"An employer may not fire, demote, harass or otherwise 'retaliate' against an individual for filing a charge of discrimination, participating in a discrimination proceeding, or otherwise opposing discrimination. The same laws that prohibit discrimination based on race, color, sex, religion, national origin, age, and disability, as well as wage differences between men and women performing substantially equal work, also prohibit retaliation against individuals who oppose unlawful discrimination or participate in an employment discrimination proceeding."
Thus, the easy-to-understand, mathematical formula for a retaliation charge is:
An employer who takes an Adverse Employment Action + against a Coerced Individual + who engaged in a Protected Activity = has Retaliated against the individual.
Because most retaliation charges are filed in response to an adverse employment action, these accompanying retaliation charges become easier to prove. In addition, it is typically easier for an individual employee to ascertain when he/she has been retaliated against versus discriminated against. Likewise, it is easy for employers to "retaliate" against employees through wanting to make an example of an employee engaging in what is often protected union activity.
In a recent example of the pervasive charge of retaliation in the workplace, a Stark County, Ohio jury returned a unanimous verdict on February 6, which ordered Affinity Medical Center of Massillon, Ohio, to pay Ann Wayt, a registered nurse, $800,000 for defamation of her character and another $750,000 in punitive damages. Affinity, which is operated by the Tennessee-based Community Health Systems chain and is part of one of the most notorious anti-union hospital chains in the U.S., was also ordered to pay Wayt's attorney fees.
After Affinity hospital fired Ann Wayt, it illegally sought to have her nursing license revoked, and then defamed her in retaliation for her outspoken patient advocacy and support for her union. Wayt has worked at Affinity for 24 years and in 2008, Affinity provided clear recognition of her achievements by presenting her the Nurse Excellence Award.
The suit began when nurses at Affinity voted in August, 2012, to join NNOC-Ohio. NNOC Ohio is the state affiliate of National Nurses United, the largest U.S. organization of RNs. Instead of respecting the democratic voice of the nurses and offering to work with them to improve patient care and nurse standards, CHS, which has gained infamy as one of the most anti-union and anti-worker chains in the hospital industry, immediately embarked on a campaign of harassment and retaliation.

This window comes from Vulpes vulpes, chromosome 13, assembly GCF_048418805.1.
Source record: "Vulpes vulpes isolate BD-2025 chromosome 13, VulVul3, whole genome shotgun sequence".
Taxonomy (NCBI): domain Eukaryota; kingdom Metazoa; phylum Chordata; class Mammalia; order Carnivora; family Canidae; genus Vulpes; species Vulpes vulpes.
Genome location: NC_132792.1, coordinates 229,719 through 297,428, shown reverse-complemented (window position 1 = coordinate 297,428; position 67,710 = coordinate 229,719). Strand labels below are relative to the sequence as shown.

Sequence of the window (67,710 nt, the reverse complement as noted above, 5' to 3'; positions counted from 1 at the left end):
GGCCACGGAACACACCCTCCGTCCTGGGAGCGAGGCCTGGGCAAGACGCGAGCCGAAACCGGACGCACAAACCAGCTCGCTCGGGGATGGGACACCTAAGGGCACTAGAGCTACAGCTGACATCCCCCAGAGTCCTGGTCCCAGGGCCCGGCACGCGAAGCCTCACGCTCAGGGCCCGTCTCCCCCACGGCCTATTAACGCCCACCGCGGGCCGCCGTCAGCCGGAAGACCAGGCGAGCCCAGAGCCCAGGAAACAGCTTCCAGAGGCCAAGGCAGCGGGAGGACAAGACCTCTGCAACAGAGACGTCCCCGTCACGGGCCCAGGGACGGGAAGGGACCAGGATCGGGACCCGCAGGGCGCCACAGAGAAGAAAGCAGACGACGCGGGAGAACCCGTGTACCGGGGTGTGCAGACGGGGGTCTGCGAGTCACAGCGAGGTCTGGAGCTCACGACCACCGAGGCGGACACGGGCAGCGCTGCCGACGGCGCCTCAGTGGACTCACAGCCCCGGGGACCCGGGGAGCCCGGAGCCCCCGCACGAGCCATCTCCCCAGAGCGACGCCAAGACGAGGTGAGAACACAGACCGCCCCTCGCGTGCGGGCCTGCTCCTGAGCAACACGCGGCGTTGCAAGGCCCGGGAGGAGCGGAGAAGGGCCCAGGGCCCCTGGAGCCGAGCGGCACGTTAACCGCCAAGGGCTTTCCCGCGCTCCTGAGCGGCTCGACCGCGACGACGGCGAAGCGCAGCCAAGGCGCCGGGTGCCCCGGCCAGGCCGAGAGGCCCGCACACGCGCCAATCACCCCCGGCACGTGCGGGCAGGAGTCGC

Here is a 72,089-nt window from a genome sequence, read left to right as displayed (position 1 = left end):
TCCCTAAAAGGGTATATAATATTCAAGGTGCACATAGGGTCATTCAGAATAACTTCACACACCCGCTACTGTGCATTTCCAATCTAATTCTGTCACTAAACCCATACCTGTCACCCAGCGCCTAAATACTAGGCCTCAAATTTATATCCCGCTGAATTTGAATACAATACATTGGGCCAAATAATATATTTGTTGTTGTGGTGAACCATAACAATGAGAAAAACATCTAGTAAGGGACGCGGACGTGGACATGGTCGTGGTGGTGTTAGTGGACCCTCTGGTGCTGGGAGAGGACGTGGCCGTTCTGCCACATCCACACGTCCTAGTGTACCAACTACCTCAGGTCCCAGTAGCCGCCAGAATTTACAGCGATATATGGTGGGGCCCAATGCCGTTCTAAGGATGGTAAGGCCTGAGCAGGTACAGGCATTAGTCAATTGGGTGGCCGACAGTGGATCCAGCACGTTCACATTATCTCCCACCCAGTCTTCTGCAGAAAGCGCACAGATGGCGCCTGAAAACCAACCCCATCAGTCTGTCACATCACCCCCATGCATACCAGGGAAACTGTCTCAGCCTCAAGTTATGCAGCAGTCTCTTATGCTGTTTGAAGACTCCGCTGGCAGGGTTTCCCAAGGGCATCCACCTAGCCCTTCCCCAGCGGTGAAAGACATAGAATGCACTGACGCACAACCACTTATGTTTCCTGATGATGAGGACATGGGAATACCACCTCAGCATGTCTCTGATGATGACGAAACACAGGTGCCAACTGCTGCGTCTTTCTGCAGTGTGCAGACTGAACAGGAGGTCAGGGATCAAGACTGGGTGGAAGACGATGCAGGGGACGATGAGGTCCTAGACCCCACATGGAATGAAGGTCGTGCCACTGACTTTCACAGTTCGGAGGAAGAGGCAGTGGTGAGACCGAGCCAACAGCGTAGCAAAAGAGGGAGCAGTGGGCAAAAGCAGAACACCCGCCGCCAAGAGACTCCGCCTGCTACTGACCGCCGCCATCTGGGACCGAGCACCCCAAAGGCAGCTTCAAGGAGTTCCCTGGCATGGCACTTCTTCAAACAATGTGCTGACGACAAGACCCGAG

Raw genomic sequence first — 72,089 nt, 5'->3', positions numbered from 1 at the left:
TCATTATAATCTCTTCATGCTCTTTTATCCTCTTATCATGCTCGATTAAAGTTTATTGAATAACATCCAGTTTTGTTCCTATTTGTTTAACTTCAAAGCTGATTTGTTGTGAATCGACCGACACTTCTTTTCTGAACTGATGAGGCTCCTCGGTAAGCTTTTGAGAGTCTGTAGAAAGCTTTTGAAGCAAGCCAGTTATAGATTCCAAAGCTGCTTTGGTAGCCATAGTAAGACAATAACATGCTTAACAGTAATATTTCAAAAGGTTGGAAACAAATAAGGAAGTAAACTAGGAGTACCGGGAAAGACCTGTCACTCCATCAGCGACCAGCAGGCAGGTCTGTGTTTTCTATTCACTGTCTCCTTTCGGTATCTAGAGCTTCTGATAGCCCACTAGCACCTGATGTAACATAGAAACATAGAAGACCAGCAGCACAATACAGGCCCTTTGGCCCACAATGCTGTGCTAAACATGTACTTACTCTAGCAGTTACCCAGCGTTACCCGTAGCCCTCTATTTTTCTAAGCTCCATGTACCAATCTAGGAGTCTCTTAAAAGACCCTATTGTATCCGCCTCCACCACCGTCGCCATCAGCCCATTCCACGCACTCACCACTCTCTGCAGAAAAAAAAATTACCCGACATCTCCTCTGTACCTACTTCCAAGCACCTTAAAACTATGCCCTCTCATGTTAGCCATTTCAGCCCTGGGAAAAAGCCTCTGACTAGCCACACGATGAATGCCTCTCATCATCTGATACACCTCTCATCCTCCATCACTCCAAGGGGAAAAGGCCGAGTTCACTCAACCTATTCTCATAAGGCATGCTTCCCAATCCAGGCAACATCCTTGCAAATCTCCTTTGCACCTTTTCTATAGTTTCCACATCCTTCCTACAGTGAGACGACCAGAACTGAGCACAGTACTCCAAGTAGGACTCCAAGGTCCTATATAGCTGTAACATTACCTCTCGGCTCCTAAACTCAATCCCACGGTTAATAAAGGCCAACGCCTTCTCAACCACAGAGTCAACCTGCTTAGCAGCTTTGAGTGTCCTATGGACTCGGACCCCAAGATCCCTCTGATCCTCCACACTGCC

Wayt, a prominent union supporter in the hospital's orthopedics unit (where union support was "particularly strong," (as a National Labor Relations Board Judge Arthur Amchan later noted) was directly targeted, as evidenced by the decision of the hospital to begin an investigation against her on the very day of the election. NNOC-Ohio initiated the case on behalf of Wayt and the other NNOC supporters by filing charges with the NLRB.
According to National Nurses United, "Affinity management then trumped up charges of patient care misconduct that Amchan termed in July 2013, 'a pretext to retaliate against her for her union activity' despite a long 'spotless' record as an RN. Affinity not only fired Wayt, it then went to the Ohio Board of Nursing attempting to pressure it to revoke Wayt's nursing license."
Noting the clear violation of federal labor law rights, the NLRB concluded "it is hard to imagine a more effective coercive message to the union supporters… than the termination of a long-term employee with no (or no known) prior disciplinary record." On the basis of that finding, U.S. District Court Judge John Adams in January, 2014, issued a stinging injunction against Affinity for illegal behavior, including the order to reinstate Ann Wayt.
The District Court found Affinity's actions to be "inconsistent with disciplinary actions taken against other persons with similar alleged violations and disproportionate to the offense level." Though Affinity was forced to offer Wayt a return to the hospital, it failed to refrain from defamatory activity against her, and Wayt responded with the civil suit that led to the verdict on February 9, 2015. Affinity is also stalling the court-ordered bargaining with the nurses' union.
Wayt said she embarked on this journey "for Affinity nurses and nurses everywhere who are fighting for their right to stand up for patients. Now they see that nurses are strong and we stick together. We aren't going to accept their bullying. I am so very thankful for all of the support of my colleagues through this very trying time. We stuck together and we prevailed!"
Her attorney, Brian Zimmerman, said he is "thrilled for Ann and that the Jury cleared her name and reputation. I am also thrilled that the verdict sends a message to Affinity Med. Center that they can not treat their nurses with such contempt."
NNOC/NNU Co-President Malinda Markowitz, RN praised Wayt:
"[Ann Wayt stood] up for herself, her family, and her colleagues against the harassment and attacks by a multi-billion corporation on their right to form a union. This verdict is a clear signal that working people can resist, fight back and win against even the most heavily funded attacks by those like the Koch Brothers and other far right groups and their agenda to eliminate unions, laws that protect workers, and public advocates for public safety and economic and workplace justice."